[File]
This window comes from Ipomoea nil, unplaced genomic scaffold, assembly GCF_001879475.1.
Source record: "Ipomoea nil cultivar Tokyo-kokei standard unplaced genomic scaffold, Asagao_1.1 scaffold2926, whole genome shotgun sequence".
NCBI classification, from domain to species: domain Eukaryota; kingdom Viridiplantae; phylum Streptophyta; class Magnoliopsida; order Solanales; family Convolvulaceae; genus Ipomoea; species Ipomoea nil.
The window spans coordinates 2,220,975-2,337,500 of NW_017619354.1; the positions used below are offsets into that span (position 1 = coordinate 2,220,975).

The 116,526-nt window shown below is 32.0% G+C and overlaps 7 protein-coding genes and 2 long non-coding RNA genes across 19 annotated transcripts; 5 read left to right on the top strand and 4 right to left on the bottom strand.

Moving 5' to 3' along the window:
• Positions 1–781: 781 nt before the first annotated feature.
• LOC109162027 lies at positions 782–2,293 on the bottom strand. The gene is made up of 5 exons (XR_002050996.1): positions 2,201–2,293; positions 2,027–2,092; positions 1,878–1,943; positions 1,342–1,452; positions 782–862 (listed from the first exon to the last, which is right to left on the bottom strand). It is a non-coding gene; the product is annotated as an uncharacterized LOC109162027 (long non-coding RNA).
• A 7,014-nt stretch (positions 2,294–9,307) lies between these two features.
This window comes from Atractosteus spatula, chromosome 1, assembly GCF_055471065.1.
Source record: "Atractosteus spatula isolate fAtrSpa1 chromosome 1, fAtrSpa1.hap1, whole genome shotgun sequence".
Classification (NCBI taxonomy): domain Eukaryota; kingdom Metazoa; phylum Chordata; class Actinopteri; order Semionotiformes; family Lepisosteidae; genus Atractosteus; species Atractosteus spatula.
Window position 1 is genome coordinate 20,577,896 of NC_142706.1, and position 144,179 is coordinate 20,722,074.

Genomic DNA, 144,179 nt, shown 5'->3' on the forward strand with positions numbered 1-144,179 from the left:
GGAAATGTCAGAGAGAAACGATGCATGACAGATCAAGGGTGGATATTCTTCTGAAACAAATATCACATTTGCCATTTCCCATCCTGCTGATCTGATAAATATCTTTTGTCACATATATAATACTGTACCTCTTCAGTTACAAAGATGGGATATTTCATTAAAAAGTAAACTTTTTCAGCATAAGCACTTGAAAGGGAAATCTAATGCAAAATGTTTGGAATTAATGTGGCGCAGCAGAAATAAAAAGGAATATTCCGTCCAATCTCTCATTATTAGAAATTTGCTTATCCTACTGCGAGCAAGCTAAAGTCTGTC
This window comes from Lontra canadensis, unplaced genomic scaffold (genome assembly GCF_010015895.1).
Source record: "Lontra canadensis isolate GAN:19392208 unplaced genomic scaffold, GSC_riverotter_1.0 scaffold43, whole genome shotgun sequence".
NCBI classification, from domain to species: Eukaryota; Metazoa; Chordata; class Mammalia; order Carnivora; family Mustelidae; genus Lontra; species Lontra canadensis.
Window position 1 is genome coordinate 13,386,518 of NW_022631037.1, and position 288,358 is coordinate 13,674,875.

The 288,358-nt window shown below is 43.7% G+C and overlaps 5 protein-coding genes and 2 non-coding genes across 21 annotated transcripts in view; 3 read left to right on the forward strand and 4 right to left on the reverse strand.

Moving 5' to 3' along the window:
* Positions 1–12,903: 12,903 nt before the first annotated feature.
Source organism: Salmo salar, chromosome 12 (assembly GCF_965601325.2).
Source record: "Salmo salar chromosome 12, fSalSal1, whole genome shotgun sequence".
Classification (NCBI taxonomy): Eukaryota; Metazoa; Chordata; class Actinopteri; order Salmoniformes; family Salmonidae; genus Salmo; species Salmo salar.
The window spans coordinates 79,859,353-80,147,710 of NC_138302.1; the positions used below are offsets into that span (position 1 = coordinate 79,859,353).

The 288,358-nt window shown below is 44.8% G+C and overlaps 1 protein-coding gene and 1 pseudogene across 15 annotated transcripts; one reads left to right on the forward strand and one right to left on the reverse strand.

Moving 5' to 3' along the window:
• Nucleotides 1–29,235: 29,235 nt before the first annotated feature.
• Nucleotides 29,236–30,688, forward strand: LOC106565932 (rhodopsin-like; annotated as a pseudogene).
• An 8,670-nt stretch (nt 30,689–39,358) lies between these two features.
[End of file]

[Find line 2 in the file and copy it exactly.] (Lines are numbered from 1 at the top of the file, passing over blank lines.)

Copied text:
Source record: "Ipomoea nil cultivar Tokyo-kokei standard unplaced genomic scaffold, Asagao_1.1 scaffold2926, whole genome shotgun sequence".